James H. Tumlinson, III is the Ralph O. Mumma Professor of Entomology and the Director for the Center for Chemical Ecology at Pennsylvania State University. He has done pioneering work on chemical communications between plants and insects, including volatile signals that attract natural enemies of insect pests of plants. He is a world leader in characterizing pheromones from diverse insect species and turning basic discoveries on chemical communications into novel insect management strategies. Dr. Tumlinson currently collaborates with scientists in Brazil, in Japan, and in South Africa to investigate plant-insect interactions and plant defenses. He focuses on the development of fundamental knowledge and principles that can be applied in environmentally safe pest management programs. Dr. Tumlinson has received numerous
recognitions including membership to the National Academy of Science, 1997, the J.E. Bussart Memorial Award from the Entomological Society of America, 1990; The US Department of Agriculture Secretary of Agriculture's Award for Personal and Professional Excellence, 1995; and the Presidential Rank Award as a Meritorious Senior Professional in USDA, Agriculture Research Service, 2003. He was also the co-awardee of the 2008 Wolf Foundation Prize in Agriculture for the discovery of mechanisms governing plant-insect and plant-plant interactions. ISI Essential Science Indicators listed Tumlinson's publications in the top 1% in terms of total citations in the field of Environment/Ecology, 2002. He has published hundreds of refereed articles, conference papers, and reviews in journals such as the Journal of Chemical Ecology and the Proceedings of the NAS. Dr. Tumlinson earned his Ph.D. in Organic Chemistry from Mississippi State University.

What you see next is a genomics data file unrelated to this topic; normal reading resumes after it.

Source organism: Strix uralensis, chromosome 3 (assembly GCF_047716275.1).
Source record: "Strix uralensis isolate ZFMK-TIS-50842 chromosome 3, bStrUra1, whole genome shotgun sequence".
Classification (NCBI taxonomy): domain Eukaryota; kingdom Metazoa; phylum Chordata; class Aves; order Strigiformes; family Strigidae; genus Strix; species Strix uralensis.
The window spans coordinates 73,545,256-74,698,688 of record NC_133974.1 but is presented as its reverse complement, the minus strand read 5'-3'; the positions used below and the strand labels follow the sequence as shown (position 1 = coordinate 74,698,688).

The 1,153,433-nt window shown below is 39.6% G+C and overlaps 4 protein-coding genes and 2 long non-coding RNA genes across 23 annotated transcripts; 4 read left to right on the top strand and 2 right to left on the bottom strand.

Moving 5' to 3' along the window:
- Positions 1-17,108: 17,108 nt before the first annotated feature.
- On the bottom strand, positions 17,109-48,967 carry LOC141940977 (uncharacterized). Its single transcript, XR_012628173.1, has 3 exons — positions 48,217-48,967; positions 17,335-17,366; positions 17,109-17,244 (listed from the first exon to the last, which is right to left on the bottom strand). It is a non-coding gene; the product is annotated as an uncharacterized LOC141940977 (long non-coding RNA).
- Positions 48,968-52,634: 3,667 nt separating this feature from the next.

Raymond K. Yokomi. Dr. Ray Yokomi has over 30 years of research experience in both applied and basic aspects of entomology, insect vectors, and plant pathology. He is recognized for his contributions in aphid transmission and characterizations of Citrus tristeza virus (CTV), detection and epidemiology of Spiroplasma citri, biological control of aphids, and plant-whitefly interactions and associated phytotoxemias. Dr. Yokomi joined the US Department of Agriculture (USDA), Agriculture Research Service in 1982 as an entomologist. Since 1997, his research has expanded to plant pathology, in particular the biological and molecular characterization of CTV and S. citri, the causal agent of citrus stubborn disease. Dr. Yokomi has served on various task forces in Florida and California on CTV and Toxoptera citricida, the brown citrus aphid. He is a member of the team that developed the Recovery Plan for Huanglongbing or Citrus Greening for the USDA Animal Plant Health and Inspection Service, National Plant Recovery System. He was a member of the Parent Committee on the Review of Citrus Greening Proposals in 2008. Dr. Yokomi has a Ph.D. in Entomology from the University of California, Davis.